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Sasol and University of Pretoria Collaborating on Synthetic Fuel Research

A research collaboration between South Africa-based Sasol and the Department of Chemistry and Chemical Engineering at the University of Pretoria (UP) has led to the commissioning of high-tech equipment to gain better insights into the properties and performance of synthetic diesel fuels.

The new LECO Pegasus 4 GCxGC-TOFMS (comprehensive two-dimensional gas chromatograph combined with a time-of-flight mass spectrometer) has been commissioned at UP’s Separation Science Laboratory in the Department of Chemistry to gain better insight into the influence of trace components in synthetic diesel, and the application of such fuels in engines, turbines, and other devices.

The acquisition of this expensive equipment was made possible by financial support from Sasol Technology through joint research interest in the chemistry that underpins the physical properties of diesel fuels. The ability to obtain such chemical insight has only become feasible through the extreme analytical power of the GCxGC-TOFMS instrument, allowing for the identification and classification of thousands of compounds.

The initiative forms part of Sasol’s University collaboration initiative, a long-term program that supports the core objectives of world-class teaching and research capacity in Chemistry and Chemical Engineering at selected South African Universities. This program was initiated a few years ago and is already successfully established, using the framework of a hub-and-spoke collaboration philosophy, at several SA Universities.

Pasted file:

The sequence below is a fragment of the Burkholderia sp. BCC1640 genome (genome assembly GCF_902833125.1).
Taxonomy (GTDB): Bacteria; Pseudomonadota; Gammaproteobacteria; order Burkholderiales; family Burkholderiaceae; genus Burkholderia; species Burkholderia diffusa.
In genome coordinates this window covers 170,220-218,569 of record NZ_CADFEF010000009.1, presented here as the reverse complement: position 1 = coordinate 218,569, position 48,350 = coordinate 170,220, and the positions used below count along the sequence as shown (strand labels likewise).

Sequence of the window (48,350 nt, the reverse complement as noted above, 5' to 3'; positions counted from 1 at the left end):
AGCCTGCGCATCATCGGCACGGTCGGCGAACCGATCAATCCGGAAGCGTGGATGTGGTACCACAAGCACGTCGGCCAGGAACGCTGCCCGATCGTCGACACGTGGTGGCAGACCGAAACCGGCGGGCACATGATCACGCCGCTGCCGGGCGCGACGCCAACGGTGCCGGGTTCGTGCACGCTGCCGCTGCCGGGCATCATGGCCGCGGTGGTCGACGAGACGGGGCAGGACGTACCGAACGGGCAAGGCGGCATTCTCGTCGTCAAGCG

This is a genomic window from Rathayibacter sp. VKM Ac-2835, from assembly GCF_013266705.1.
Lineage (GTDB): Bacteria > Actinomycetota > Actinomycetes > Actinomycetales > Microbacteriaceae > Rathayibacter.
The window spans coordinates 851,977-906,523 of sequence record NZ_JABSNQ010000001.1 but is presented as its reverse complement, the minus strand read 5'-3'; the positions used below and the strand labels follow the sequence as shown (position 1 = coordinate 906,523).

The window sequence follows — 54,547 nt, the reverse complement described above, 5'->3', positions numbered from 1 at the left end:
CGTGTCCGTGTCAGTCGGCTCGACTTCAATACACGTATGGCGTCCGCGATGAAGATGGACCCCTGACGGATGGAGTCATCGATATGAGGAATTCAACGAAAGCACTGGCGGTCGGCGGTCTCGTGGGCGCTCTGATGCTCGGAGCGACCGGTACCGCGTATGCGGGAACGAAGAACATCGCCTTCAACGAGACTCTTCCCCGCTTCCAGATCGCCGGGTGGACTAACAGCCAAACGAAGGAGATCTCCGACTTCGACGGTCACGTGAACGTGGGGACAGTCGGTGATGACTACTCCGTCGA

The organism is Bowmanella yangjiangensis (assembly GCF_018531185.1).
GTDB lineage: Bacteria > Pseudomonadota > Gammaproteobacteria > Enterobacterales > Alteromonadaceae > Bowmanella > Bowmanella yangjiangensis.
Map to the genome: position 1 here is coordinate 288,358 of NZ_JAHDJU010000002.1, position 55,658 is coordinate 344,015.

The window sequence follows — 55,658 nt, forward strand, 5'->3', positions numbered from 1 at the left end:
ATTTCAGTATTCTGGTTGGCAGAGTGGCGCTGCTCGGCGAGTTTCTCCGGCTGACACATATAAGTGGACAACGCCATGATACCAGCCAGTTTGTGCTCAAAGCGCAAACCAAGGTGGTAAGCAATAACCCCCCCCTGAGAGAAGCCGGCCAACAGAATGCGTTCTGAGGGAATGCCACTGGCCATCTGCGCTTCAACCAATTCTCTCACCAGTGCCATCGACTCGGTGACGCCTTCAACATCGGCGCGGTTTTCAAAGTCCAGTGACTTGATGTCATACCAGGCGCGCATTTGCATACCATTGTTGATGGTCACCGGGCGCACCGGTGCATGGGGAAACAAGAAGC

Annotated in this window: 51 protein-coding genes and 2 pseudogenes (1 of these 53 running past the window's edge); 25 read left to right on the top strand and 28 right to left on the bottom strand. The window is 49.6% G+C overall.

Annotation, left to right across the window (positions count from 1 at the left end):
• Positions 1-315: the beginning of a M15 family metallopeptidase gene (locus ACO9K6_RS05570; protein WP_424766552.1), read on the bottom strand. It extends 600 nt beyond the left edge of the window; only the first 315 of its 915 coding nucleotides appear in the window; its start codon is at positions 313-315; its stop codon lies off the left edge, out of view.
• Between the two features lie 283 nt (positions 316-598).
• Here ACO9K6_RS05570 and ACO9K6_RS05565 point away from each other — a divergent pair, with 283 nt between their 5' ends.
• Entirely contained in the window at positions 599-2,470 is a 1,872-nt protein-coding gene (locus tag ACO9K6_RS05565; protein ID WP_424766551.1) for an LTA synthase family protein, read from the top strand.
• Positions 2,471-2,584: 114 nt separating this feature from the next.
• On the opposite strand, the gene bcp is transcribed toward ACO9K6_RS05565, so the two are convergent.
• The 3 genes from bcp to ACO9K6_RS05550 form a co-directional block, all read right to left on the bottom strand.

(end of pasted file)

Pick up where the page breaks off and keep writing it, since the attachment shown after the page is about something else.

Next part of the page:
Although the program is primarily designed to protect Sasol’s competitive advantage of doing R&D in SA, it will have significant spin-offs benefiting South Africa in general, according to the company.

One important area related to Sasol’s fuels and lubricants research is the rheological (study of the flow of substances under various conditions) and physical behavior of its synthetic fuels. The LECO Pegasus 4 GCxGC-TOFMS will enable scientists to make much more detailed analyses of how the more than 100 compounds that make up synthetic diesel fuel contribute to the likes of performance, viscosity, and lubricity of these fuels. This area of research is known as tribology.

With the rapid changes in engine technologies globally, it is important to fully characterize the composition of these fuels in order to exploit their unique benefits and understand their rheological behavior, according to Sasol.

The ability to identify specific chemical compounds in extremely complicated mixtures will also help the University of Pretoria in other non-petrochemical research fields, including air and water pollution, forensic toxicology, and aroma analysis. In all these areas the LECO GCxGC-TOFMS will be used in combination with other unique analytical instrumentation and techniques developed at the UP Separation Science laboratories.

Comments

Henry Gibson

Very crude fuels can be used in the large ship engines. Was all the knowledge about the German WWII artificial fuels lost? ..HG..

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